Samurai Sword Soul headlines the 26th Japanese Fall Festival, Sept. 9-11. The group performs choreographed Japanese sword fighting set to traditional and rock music. (Photo: Springfield Sister Cities Association)

The Mizumoto Japanese Stroll Garden will come to life Sept. 9-11 for the 26th Japanese Fall Festival. 

The event runs 5 to 10 p.m. on Friday, Sept. 9, from 11 a.m. to 10 p.m. on Saturday, Sept. 10, and from 11 a.m. to 6 p.m. on Sunday, Sept. 11 at the garden, located inside Nathanael Greene/Close Memorial Park, 2400 South Scenic Ave.

The Japanese Fall Festival is presented by the Springfield Sister Cities Association, in partnership with the Springfield-Greene County Park Board. 

“The Japanese Fall Festival is a celebration of authentic Japanese culture highlighting Springfield’s 36-year-old sister city relationship with Isesaki, Japan,” a press release said. “In typical years, Springfield and Isesaki exchange performers to entertain and share culture at each other’s festivals. These exchanges were canceled in 2020 and 2021 due to COVID-19 and are resuming this year.”

Samurai Sword Soul headlines the festival, performing choreographed Japanese sword fighting set to traditional and rock music.

“Their routines include an engaging mix of comedy and humanistic-themed dramas, requiring athleticism and grace,” a press release said.

That’s just one of several performances scheduled for the weekend, several of which are back by popular demand. They include:

  • Uzumaru, a Yosakoi dance ensemble from San Jose’s Japantown
  • Yasu Ishida, a storyteller and magician originally from Ube, Japan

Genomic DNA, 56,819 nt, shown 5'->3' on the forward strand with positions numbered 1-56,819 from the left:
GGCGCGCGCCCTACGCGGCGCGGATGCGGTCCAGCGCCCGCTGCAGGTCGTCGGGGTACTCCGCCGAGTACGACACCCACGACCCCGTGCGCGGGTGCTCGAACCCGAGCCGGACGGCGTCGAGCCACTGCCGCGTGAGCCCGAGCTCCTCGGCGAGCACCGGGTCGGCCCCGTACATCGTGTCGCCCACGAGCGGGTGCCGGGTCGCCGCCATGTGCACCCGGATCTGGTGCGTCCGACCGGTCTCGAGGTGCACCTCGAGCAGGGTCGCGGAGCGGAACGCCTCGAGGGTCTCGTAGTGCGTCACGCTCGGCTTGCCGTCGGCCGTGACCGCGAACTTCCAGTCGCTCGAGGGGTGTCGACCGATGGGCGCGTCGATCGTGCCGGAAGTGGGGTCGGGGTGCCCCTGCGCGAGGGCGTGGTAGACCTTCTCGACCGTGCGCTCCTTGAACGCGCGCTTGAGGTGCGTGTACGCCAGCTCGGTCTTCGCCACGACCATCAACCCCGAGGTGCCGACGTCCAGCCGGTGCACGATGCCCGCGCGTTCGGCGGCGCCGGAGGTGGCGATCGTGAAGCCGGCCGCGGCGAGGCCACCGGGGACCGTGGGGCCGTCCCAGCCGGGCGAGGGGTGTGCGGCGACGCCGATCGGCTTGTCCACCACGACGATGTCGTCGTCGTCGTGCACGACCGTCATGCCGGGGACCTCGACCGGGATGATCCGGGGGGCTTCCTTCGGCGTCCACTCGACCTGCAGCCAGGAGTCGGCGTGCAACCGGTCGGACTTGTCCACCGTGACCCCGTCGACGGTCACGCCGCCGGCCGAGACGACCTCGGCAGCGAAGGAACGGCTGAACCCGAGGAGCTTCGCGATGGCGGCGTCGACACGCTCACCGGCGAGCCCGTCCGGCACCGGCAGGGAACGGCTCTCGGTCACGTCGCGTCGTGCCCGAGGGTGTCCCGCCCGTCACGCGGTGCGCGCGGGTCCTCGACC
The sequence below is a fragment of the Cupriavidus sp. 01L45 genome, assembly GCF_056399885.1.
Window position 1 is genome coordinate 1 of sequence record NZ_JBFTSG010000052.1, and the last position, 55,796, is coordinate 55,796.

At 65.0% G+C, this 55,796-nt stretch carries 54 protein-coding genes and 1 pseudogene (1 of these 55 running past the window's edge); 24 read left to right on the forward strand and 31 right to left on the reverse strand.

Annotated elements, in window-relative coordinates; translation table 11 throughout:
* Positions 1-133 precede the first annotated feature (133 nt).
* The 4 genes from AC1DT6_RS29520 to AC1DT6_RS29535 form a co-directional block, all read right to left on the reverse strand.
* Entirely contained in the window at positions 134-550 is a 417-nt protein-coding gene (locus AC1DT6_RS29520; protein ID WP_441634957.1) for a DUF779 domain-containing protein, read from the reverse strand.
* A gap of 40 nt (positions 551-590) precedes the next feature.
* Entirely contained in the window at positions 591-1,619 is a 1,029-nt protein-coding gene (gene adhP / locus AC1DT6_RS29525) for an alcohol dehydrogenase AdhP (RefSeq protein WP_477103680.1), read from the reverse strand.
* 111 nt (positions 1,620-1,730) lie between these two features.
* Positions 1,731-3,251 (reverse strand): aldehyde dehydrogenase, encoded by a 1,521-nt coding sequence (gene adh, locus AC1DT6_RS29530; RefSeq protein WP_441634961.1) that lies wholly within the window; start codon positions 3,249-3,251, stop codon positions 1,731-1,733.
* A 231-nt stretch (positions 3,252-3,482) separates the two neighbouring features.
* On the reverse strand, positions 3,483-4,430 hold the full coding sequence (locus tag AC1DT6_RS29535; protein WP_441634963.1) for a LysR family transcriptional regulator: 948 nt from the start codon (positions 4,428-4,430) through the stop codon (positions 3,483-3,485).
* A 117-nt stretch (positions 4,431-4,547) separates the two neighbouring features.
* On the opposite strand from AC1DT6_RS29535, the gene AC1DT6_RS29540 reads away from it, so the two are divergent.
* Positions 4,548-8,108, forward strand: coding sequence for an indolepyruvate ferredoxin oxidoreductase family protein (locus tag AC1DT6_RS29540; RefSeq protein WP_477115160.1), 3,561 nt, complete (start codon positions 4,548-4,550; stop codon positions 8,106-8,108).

• Seiran Chiba, a large-scale calligrapher from the Fukushima prefecture in Japan
  • St. Louis Osuua Taiko, ensemble drummers
  • Kizuna, Springfield’s Japan-America friendship club
  • Tracy’s Kenpo Karate Studios of Southwest Missouri, martial arts demonstrators
  • Springfield Cosplay, costume role play demonstrators
  • KiRa KiRa Springfield, cosplay dance team

In addition to the performances, festivalgoers will be able to shop vendor and artisan booths featuring wares authentic to Japanese culture. There will also be a Nihon bunka taiken tent (Japanese culture experience tent), omiyage and dagashi tents (souvenirs and snacks tents) and concessions. 

The Japanese Fall Festival offers cultural opportunities geared toward children, including an activity area featuring traditional Japanese games and crafts. That tent will be led by Japanese language students from Kickapoo High School. Those activities will end by dusk, but the fun will continue.

“Beginning at dusk on Friday and Saturday, Sept. 9 and 10, hundreds of torches light the garden pathways and soft Japanese music fills the air to create a romantic strolling atmosphere,” the press release said. “Purchase a wishing lantern and set your dreams afloat on one of the koi ponds.”

Admission is $12 for adults on Sept. 10 and $8 Sept. 9 and 11. Children ages 12 and younger get in for $3 any day. Costume Day, in partnership with Springfield Cosplay, is Sept. 11. Guests in cosplay receive $3 admission that day.

Springfield Sister Cities Association donates half of the proceeds from Japanese Fall Festival admissions to the maintenance and development of the Mizumoto Japanese Stroll Garden. The remaining proceeds benefit cultural programs which further the association’s mission of “Peace through People.”

For more information, visit the Springfield Sister Cities Association website, or call 417-864-1191.

Jeff Kessinger

Jeff Kessinger covered sports in southwest Missouri for the better part of 20 years, from young athletes to the pros. The Springfield native and Missouri State University alumnus is thrilled to be doing journalism in the Queen City, helping connect the community with important information. He and wife Jamie daily try to keep a tent on the circus that is a blended family of five kids and three cats. More by Jeff Kessinger